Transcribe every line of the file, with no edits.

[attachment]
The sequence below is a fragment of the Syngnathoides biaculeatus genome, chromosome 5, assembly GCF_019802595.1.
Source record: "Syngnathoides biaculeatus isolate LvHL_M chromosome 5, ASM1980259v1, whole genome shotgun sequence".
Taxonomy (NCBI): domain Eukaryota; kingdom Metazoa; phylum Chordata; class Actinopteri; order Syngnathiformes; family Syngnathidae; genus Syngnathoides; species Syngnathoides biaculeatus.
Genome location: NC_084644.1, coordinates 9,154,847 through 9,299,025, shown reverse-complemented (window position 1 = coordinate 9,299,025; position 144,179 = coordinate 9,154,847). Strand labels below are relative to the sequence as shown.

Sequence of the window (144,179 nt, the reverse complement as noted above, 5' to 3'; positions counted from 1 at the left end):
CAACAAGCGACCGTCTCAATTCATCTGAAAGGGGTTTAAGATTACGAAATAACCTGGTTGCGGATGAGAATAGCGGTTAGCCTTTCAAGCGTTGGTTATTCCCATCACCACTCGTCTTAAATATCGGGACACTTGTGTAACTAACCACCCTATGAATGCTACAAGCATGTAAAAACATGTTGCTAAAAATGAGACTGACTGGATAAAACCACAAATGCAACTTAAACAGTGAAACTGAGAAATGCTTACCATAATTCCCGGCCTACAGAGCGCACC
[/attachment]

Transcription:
The sequence below is a fragment of the Syngnathoides biaculeatus genome, chromosome 5, assembly GCF_019802595.1.
Source record: "Syngnathoides biaculeatus isolate LvHL_M chromosome 5, ASM1980259v1, whole genome shotgun sequence".
Taxonomy (NCBI): domain Eukaryota; kingdom Metazoa; phylum Chordata; class Actinopteri; order Syngnathiformes; family Syngnathidae; genus Syngnathoides; species Syngnathoides biaculeatus.
Genome location: NC_084644.1, coordinates 9,154,847 through 9,299,025, shown reverse-complemented (window position 1 = coordinate 9,299,025; position 144,179 = coordinate 9,154,847). Strand labels below are relative to the sequence as shown.

Sequence of the window (144,179 nt, the reverse complement as noted above, 5' to 3'; positions counted from 1 at the left end):
CAACAAGCGACCGTCTCAATTCATCTGAAAGGGGTTTAAGATTACGAAATAACCTGGTTGCGGATGAGAATAGCGGTTAGCCTTTCAAGCGTTGGTTATTCCCATCACCACTCGTCTTAAATATCGGGACACTTGTGTAACTAACCACCCTATGAATGCTACAAGCATGTAAAAACATGTTGCTAAAAATGAGACTGACTGGATAAAACCACAAATGCAACTTAAACAGTGAAACTGAGAAATGCTTACCATAATTCCCGGCCTACAGAGCGCACC